A surface bar is a type of staple-shaped barbell recently developed for surface piercings. These piercings have a high rejection rate, which is at least partly due to inappropriate jewellery. Curved barbells, captive bead rings and especially straight barbells put too much upward pressure on the piercing, causing the jewellery to be pushed out through the skin. Surface bars are designed to reduce that pressure as much as possible, and therefore reduce the likelihood of surface piercings rejecting.

Most surface bars look roughly like this:

  O       O
  |       |

They do come in slightly different shapes, though, for different piercings. This is another possibility:

O         O
 \       /  

The main point of the surface bar is that, where the jewellery enters or exits the body, it should be perpendicular to the skin. This reduces the pressure of jewellery against skin to a minimum.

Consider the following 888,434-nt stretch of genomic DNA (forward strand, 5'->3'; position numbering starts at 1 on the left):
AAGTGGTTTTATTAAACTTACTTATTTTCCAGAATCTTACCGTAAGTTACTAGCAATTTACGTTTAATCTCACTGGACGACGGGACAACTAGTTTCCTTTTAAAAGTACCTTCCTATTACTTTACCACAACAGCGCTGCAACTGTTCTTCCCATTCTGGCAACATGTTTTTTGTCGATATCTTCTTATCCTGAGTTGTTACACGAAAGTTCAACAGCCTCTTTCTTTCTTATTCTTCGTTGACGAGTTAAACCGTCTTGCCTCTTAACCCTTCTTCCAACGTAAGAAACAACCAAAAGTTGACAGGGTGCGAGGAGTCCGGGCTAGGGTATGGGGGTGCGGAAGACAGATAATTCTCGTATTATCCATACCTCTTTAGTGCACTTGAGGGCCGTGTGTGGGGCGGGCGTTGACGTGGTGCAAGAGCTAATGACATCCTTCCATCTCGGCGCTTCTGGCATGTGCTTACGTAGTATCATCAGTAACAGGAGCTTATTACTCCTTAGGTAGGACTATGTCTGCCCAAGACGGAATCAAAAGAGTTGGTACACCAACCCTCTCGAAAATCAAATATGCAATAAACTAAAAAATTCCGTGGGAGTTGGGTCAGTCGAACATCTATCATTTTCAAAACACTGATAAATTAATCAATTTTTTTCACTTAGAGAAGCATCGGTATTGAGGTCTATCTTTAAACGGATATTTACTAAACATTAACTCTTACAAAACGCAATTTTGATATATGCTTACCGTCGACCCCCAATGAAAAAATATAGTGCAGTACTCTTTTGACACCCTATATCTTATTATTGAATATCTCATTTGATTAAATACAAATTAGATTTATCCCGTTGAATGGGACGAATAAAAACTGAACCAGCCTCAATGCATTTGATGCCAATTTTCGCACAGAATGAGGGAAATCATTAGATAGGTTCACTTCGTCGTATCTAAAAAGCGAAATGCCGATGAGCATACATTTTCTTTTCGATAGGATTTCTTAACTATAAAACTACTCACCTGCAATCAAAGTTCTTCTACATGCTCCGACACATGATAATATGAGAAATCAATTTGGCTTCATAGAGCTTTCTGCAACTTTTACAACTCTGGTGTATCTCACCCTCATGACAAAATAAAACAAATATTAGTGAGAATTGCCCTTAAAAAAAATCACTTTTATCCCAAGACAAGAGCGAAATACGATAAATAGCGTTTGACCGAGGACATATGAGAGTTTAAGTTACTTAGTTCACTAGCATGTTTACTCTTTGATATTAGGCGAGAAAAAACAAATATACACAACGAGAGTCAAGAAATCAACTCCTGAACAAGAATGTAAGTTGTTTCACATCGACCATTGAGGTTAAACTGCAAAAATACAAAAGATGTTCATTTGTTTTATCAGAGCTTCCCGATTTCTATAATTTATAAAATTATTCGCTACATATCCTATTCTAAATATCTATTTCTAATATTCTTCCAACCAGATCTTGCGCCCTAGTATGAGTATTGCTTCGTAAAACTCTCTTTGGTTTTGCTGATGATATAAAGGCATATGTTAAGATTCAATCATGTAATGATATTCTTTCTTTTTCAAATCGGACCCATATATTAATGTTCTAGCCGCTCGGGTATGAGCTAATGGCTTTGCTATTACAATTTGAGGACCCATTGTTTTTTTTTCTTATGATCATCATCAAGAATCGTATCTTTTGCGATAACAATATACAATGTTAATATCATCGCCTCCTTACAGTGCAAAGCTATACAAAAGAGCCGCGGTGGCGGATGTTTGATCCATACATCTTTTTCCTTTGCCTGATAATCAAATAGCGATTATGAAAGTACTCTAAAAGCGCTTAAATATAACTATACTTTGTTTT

Surface bars can theoretically be made out of any metal, but some (such as silver) are not considered suitable for piercings. Also (as I recall), a recent EU directive states that body piercings within the European Union should be carried out using jewellery with an absolutely tiny maximum nickel content (I forget the precise number); in terms of cost, this basically means titanium is the only possibility. Surface bars often need to be custom-made; everyone is built differently and doing a piercing to fit the jewellery in stock, rather than finding jewellery to fit the piercing, is asking for problems.

Another option for a less problematic surface piercing is a flexible barbell made out of tygon.

Everything I ever needed to know about body piercing I learned from BMEzine.

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